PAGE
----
Resident still striving for peace

Even though he’s retired, Gene Stoltzfus, former director of Christian Peacemaker Teams (CPT), still is determined to bring peace to world.
Stoltzfus, who now lives just west of Fort Frances, will be heading to Washington, D.C. next week to participate in “Shine the Light,” a CPT event focusing “on torture, hostage-taking, and abuse of detainees in an ongoing effort to expose the shadowy scourge of war and end the U.S. occupation of Iraq.”
Beginning Jan. 15 (the birthday of Rev. Dr. Martin Luther King Jr.) and running through to Jan. 29, the CPT will initiate several dramatic processions starting at key institutions which are involved in war-making and ending at the White House, with a brief prayer service.
Each day, the participants will carry candles or battery-powered flashlights and walk in “prayerful” silence following a torch-bearer “shining the light” on a hooded detainee—symbolically representing those who have been held captive by war and occupation.
And Stoltzfus, along with the CPT, is inviting any supporters to join in their efforts in Washington.
“Church groups, youth groups, seniors, university students, peace clubs, community groups” are encouraged to attend, whether it be for a couple of days or two weeks, noted Stoltzfus.
“We’re just trying to keep the conversation out there,” he said, adding after a morning of prayer and preparation, each afternoon will consist of a two-mile procession.
Anyone wishing to attend can call 1-312-933-0546 or visit
Stoltzfus also stressed many actions can be demonstrated at home to “highlight the devastating cost of this war sustained by victims on many fronts.”
For instance, similar processions could be organized here, led by a torch-bearer and illuminating a hooded “captive” in an effort to expose institutions that support, sponsor, or benefit from torture, abuse of detainees, and war-making.
As well, challenging legislators, government officials, and corporate executives can help change the course of war in the world.
Any “Shine the Light” actions organized in the community can be registered at, where samples of prayers and leaflets also are available.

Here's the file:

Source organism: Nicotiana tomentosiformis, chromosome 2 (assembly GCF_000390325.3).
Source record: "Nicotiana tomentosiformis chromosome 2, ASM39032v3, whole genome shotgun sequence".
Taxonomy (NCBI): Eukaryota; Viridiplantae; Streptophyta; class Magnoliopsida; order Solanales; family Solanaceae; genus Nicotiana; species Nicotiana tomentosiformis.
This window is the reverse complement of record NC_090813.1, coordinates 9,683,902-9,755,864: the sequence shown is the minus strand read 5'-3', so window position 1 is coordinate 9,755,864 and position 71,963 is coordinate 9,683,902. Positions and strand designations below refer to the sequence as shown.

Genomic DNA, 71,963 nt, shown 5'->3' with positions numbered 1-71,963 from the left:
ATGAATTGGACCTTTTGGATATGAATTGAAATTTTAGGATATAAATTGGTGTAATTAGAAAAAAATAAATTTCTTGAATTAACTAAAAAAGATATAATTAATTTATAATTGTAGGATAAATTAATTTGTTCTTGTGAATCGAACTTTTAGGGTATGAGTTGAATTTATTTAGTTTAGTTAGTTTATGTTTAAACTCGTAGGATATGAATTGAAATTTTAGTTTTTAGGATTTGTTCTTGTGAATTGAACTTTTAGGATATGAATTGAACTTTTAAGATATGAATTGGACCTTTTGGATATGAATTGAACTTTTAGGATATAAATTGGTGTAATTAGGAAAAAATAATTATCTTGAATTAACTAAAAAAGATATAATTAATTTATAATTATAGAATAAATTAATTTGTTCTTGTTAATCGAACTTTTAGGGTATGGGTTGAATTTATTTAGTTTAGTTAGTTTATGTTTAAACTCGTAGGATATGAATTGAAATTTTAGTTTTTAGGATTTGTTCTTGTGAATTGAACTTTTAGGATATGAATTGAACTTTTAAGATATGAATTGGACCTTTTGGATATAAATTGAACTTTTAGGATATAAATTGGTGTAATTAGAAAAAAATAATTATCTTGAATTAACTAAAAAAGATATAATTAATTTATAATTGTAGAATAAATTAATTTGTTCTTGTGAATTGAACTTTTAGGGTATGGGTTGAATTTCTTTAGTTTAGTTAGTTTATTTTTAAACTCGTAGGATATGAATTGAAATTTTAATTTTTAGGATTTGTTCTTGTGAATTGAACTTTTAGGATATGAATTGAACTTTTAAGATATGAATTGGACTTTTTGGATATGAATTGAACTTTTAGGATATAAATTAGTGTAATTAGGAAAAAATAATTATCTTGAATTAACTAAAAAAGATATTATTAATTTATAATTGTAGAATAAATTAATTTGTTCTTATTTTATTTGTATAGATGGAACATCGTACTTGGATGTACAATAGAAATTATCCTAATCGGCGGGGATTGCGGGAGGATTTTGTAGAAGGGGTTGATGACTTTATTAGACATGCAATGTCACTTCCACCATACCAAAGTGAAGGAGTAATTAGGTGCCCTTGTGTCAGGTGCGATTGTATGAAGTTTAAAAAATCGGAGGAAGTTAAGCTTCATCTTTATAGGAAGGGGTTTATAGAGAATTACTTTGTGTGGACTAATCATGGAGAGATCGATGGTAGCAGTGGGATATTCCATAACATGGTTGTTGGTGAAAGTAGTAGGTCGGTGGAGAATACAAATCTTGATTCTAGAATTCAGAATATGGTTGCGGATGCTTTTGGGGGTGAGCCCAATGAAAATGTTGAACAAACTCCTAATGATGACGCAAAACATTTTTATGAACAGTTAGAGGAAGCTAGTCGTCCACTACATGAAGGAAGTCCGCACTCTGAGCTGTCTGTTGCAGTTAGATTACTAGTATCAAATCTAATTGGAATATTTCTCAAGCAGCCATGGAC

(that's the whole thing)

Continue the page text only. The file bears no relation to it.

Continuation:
In addition, Stoltzfus’ blog—“Peace Talk”—encourages the need of prayer groups for the larger issue of detainees and terrorism, as well as for the four CPT members who were kidnapped Nov. 26 in Baghdad and whose fate remains unknown.
The four captives include two Canadians, Jim Loney, 41, and Harmeet Singh Sooden, 32, as well as Briton Norman Kember, 74, and American Tom Fox, 54.
To the best of his knowledge, Stoltzfus said there has not been any direct communication with the four detainees although families and religious bodies are continuing visible work toward their release.
“We need 1,000 peacemaker prayer groups in Christian congregations and parishes right now,” the blog states. “Go to your pastor, priest, or Christian education director and say, ‘I want to invite a group of four-eight people to join me for a weekly peacemaker prayer and action.’”
Stoltzfus noted prayer and peace action does not require a lot of higher education or money to get started, and that it would be wonderful if people locally could get involved.
“It does require discipline, continuity, diversity of talents, and perspectives,” the blog notes. “You can do this and be renewed in the journey.
“Don’t hide what you are doing even if you suspect that it might lead to conflict. This is God’s work,” it adds.
Stoltzfus stressed it’s important to try to fashion your prayer group so that it includes young and old, male and female.
“If churches don’t follow through, it ends up being a sermon,” he said in an interview Friday. “I hope to get the message out.”
He added a lot of people continue to have hope in the situation regarding detainees, but admitted it’s hard to keep up the energy.
Still, the CPT remains hard at work in Baghdad and Stoltzfus believes the more support they can get, whether it be in Washington, at home, or through prayer, the more the “light will be able to keep shining.”